Sat, 02/06/2010 1:02 PM | Opinion The Jakarta Post
It is indeed welcome news to see the indigenous people might at last receive some recognition for their traditional ownership of the forests ("Indigenous people get *20 percent' of REDD money", the Post, Jan. 29). They are, after all, the traditional owners of the land that investors and the government of Indonesia is seeking to make money from.
Twenty percent of the revenue is a start, but some might argue that, as the traditional owners, they should be entitled to a much greater share. Compare the 20 percent in Indonesia's Papua province with the traditional owners in neighboring Papua New Guinea - where customary ownership is guaranteed in the constitution of PNG - and so forest owners are entitled to 100 percent of carbon revenues.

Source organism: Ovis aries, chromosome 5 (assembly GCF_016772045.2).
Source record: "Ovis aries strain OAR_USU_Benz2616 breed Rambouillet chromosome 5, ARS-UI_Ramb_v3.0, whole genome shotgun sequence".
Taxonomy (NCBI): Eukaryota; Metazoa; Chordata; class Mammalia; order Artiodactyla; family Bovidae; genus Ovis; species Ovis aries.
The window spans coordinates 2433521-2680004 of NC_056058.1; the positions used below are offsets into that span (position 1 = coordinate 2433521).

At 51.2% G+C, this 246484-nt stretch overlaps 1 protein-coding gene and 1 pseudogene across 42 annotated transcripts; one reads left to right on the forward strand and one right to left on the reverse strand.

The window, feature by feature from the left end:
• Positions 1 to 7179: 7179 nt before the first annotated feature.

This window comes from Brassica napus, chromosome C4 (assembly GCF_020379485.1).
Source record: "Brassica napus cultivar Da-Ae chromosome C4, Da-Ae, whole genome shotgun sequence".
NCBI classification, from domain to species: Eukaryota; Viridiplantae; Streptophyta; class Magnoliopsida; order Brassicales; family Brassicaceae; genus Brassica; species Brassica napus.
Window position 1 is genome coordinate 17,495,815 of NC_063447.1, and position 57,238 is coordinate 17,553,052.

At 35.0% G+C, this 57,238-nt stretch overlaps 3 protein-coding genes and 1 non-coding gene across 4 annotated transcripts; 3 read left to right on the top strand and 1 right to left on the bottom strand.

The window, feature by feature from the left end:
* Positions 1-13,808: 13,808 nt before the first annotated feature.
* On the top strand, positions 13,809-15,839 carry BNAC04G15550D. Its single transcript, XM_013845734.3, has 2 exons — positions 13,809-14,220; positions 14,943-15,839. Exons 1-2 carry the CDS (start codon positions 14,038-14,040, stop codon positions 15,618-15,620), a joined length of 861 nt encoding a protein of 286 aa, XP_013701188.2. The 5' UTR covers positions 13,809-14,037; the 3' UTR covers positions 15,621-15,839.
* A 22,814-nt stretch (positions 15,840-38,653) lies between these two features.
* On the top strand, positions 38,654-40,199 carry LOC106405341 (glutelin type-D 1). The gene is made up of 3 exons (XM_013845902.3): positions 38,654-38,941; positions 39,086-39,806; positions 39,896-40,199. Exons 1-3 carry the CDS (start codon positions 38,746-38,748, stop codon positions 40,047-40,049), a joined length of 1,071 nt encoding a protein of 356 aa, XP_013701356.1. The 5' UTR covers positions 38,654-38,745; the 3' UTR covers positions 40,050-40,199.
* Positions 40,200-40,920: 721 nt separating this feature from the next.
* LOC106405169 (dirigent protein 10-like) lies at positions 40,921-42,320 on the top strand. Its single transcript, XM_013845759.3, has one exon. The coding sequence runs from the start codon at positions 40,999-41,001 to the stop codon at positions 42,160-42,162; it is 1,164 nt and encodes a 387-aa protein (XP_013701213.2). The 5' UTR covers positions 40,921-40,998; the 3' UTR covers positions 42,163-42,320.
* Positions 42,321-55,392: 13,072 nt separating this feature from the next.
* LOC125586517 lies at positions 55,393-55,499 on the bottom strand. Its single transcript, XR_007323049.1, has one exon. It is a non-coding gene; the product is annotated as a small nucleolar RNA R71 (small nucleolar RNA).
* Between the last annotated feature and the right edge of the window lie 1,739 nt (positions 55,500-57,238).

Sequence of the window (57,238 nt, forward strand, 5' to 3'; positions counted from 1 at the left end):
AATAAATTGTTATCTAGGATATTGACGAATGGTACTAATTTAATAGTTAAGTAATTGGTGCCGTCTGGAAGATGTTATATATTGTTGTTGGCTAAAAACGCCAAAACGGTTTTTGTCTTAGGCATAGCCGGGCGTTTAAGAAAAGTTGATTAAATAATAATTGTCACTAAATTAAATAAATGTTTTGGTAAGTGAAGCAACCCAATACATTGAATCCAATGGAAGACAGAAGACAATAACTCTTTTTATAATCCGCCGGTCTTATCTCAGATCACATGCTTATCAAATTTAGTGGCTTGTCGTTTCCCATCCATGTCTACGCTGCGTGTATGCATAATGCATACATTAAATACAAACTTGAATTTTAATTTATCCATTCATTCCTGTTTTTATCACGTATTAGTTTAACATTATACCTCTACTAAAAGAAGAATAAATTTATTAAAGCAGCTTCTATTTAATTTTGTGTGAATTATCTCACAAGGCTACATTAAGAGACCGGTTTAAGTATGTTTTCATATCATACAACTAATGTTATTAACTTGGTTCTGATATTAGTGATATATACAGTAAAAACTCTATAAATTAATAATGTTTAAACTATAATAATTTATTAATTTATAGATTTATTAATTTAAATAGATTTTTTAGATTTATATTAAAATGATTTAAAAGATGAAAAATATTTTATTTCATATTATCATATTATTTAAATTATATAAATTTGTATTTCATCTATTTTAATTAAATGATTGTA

More importantly, carbon investment requires guaranteed protection of the forest and that means active protection from the illegal logging, clearing and encroachment so rampant throughout Indonesia.
Rather than just talk in terms of revenue sharing, indigenous people should receive better recognition of their customary rights and be engaged in and rewarded for active management of their forests; they are often best placed and motivated to protect their forest from illegal logging and organized thugs.
If their financial rewards are linked to, and dependent on, effective protection of their forests/carbon/wildlife you can be sure of a win-win solution for the indigenous people, the investors and importantly, the forests.
In Indonesia, local and indigenous people will always be more effective at forest protection than government agencies, so we should recognize the valuable role they can play in protecting the last of the great forests of Indonesia: All the more reason to recognize their customary ownership of these forests.